The Clements and Sanchez tour would also have to avoid the new stadium complex, difficult as that is; the plan calls for the campus to be built "with humanely scaled public spaces" and with attention to the details apprehended by pedestrians at eye level. (This would be part of the "horizontal environment," and thus answers Question No. 3.) Think about that the next time you find yourself by the broad and barren steps of the Mike A. Meyers Track and Field Stadium, or walking down the featureless non-street that connects the new stadium garages to surrounding buildings. (One of the CMP's ten principles is to create viable and friendly open spaces linking the campus together. It also says that "parking garages (should be) carefully designed to be as attractive and unobtrusive as possible.")

And the tour should steer clear of the big hole in the ground that's destined to be the new home of UT's psychology department, separated from the main campus by the four-lane highway of Dean Keeton Street, in direct contrast to the CMP aim that "the bulk of the campus should continue to be a dominantly pedestrian environment ... (and) promote increased campus accessibility." Instead, even greater hordes of students will have to cross a major arterial to get to class. (Or to take care of their UT business -- the new Student Services Building, next to the psych complex site on the north side of Keeton, was the straw that broke the faculty's back and spawned the demand for a master plan now.)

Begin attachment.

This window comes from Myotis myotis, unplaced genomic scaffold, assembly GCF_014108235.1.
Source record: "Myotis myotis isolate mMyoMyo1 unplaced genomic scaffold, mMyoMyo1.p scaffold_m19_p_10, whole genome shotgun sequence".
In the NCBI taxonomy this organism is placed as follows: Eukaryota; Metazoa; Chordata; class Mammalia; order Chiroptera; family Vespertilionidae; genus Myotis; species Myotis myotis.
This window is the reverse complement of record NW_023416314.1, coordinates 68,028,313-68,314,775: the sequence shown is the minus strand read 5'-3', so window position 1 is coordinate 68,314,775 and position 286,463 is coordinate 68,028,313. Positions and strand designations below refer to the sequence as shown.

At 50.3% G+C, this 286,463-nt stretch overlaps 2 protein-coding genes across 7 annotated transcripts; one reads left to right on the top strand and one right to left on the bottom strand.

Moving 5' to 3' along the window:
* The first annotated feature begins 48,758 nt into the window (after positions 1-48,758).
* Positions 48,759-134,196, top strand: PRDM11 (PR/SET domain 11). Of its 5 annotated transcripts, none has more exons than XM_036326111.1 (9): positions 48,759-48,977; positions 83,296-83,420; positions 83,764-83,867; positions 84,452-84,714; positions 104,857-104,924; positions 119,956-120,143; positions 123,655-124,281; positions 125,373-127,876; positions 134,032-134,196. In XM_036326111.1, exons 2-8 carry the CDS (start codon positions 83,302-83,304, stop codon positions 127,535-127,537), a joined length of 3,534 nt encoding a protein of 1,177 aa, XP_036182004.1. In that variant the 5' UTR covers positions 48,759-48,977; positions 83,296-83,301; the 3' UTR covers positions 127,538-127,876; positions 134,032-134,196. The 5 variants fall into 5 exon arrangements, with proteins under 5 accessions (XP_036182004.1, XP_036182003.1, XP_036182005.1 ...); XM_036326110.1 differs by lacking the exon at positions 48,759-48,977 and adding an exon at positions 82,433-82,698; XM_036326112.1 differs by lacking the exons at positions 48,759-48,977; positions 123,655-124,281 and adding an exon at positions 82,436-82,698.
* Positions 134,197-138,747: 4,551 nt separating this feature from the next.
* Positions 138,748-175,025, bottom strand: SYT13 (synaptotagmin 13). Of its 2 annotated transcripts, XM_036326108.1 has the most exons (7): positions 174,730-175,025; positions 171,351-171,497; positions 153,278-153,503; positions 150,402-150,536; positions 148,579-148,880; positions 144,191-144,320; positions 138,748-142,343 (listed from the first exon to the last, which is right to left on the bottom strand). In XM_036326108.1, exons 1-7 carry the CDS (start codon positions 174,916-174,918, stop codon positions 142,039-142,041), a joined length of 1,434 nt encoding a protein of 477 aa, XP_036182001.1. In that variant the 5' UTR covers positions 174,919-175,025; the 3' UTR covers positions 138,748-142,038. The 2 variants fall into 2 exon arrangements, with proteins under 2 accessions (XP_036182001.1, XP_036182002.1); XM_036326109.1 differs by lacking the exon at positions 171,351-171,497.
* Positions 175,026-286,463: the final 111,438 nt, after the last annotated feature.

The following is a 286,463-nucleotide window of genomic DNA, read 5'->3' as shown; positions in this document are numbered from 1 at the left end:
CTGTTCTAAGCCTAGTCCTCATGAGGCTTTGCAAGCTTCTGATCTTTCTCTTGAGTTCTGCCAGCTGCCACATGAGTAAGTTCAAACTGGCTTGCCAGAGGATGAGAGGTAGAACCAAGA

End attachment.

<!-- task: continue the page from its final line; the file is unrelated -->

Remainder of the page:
Compared to all that crap, the Blanton doesn't look so bad now, does it? After all, the UT School of Architecture, when they first announced the plum prize of landing Herzog & de Meuron -- who had just been short-listed to redesign the Museum of Modern Art in New York -- described the hiring of such a big-shot firm as "build[ing] upon a tradition of distinguished architecture, planning, and design on the UT campus," and described the Blanton as "one of the first major buildings constructed under the new Campus Master Plan ... which reflects a return to the architectural roots of The University's historic core campus."

One need only look at any of Herzog & de Meuron's mod-to-the-bone other work to know that whatever they had in mind for the Blanton, it was not a return to the University's architectural roots. The other two architects short-listed for the Blanton gig, Steven Holl and Antoine Predock, though more post-mod than high-mod, would have been no better on this score, though both of their firms have more experience with swinish university regents and such in the American provinces.

So the outrage -- including the symbolic quasi-resignation of UT architecture dean Larry Speck -- is a little off point. But the Blanton would have at least been architecture, and not just a monument to surplus wealth and deficit taste, which Clements and Sanchez have delivered to campus in abundance. And that's the real tradition of architecture at UT, which answers Question No. 4.

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KEYWORDS FOR THIS STORY

Blanton Museum, Rita Clements, Tony Sanchez, Paul Cret, Campus Master Plan, Cesar Pelli & Associates, Herzog & De Meuron, UT School of Architecture, Larry Speck, Steven Holl, Antoine Predock